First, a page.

The Environmental Protection Agency has been instrumental in improving our nation’s air, land and water quality. From the inaugural Clean Air Act of 1970 to the Brownfields Program and Great Lakes cleanup, the EPA has established antipollution standards, cleaned up contaminated sites and provided safe drinking water to millions of people. These achievements merely scratch the surface of the EPA’s positive impact on the environment and human health at large.
Until recently, decades of scientific research on climate change formed the springboard for the EPA’s protective and effective measures. However, under the administration of Scott Pruitt, the agency is experiencing a new wave of policymaking—or rather, policy dismantling. (He has already dismantled the Clean Power Plan, which would have regulated carbon dioxide emissions in the power sector, and is now targeting vehicle-emissions standards.) If his actions continue in the same direction, during Pruitt’s term at the EPA the environment will be threatened instead of protected, and human health endangered instead of preserved, all with no long-term benefit to the economy.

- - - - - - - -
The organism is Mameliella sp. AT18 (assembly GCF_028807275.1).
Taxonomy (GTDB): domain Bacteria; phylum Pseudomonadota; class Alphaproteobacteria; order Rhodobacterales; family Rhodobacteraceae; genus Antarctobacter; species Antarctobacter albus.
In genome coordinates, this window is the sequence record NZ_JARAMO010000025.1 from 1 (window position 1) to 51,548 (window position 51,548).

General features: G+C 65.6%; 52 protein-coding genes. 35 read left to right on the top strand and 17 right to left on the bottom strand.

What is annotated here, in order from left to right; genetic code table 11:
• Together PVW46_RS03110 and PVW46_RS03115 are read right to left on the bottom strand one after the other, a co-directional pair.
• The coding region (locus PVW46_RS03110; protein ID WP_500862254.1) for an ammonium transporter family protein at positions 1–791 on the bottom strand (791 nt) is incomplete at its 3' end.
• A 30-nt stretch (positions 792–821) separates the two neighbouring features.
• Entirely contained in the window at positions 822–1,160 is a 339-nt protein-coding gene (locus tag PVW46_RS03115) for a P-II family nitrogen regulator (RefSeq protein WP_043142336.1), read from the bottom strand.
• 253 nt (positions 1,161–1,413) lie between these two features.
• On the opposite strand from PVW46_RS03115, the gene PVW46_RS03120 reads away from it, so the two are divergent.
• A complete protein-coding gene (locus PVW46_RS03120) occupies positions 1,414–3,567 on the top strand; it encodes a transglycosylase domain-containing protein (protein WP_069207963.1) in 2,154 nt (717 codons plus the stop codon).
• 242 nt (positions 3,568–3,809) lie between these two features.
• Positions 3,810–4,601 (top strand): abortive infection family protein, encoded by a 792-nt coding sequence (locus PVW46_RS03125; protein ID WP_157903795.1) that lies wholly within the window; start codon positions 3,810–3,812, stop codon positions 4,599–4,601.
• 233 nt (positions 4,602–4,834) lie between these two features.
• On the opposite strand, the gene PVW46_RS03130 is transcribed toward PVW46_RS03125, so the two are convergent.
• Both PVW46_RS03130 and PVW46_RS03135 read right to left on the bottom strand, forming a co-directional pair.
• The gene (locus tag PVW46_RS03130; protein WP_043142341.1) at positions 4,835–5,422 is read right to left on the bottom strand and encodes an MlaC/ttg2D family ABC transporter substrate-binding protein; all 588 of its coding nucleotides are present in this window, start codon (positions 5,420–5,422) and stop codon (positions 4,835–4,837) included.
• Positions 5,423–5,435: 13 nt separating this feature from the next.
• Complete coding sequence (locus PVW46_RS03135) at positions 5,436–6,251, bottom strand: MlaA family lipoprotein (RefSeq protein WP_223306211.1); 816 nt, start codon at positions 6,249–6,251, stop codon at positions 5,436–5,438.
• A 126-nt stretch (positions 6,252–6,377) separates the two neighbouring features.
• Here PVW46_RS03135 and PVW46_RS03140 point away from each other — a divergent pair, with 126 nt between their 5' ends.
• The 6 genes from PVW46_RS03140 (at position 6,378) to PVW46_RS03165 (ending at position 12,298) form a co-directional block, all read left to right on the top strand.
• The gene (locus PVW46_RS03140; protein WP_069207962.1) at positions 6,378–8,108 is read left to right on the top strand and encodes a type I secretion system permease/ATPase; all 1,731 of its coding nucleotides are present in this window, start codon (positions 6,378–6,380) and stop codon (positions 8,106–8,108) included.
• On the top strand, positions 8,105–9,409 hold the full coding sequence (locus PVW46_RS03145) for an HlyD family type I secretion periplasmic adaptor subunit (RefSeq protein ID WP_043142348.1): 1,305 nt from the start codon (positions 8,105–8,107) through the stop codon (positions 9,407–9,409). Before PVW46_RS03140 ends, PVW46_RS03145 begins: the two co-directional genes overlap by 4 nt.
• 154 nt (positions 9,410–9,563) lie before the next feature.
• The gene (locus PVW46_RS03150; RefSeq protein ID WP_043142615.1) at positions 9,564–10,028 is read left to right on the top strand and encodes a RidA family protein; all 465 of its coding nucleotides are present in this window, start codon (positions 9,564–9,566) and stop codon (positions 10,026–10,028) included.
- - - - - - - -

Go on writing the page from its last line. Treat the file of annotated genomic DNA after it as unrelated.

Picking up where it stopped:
And when Pruitt is not doing that stuff, he’s spending tax dollars feeding his paranoia with a 20-man security team, a supposedly secure telephone booth, and first-class air fare. Why first class? He is afraid of us - the people he is sworn to serve. Despicable.
That’s the number of bankers attending a talk by Budget Director Mick Mulvaney - who also doubles as acting head of the Consumer Financial Protection Bureau. Mulvaney lectured them on the desirability of spending lots of money on getting Washington to do their bidding for their bidness. He should know. As a congressman, Mulvaney had one rule for lobbyists: pay to play. Trump’s culture of corruption continues to surprise. [MSNBC/MaddowBlog]
With unusual candor, Mulvaney talks about selling access to lobbyists writes Steve Benen.
Mick Mulvaney. Donald Trump’s budget director and the acting head of the Consumer Financial Protection Bureau, has been quite busy lately – but not in a good way.
The far-right Republican has not, for example, been busy protecting Americans’ financial interests. On the contrary, Mulvaney has effectively stopped all enforcement actions at the CFPB, while also taking outrageous steps to help the payday-loan industry.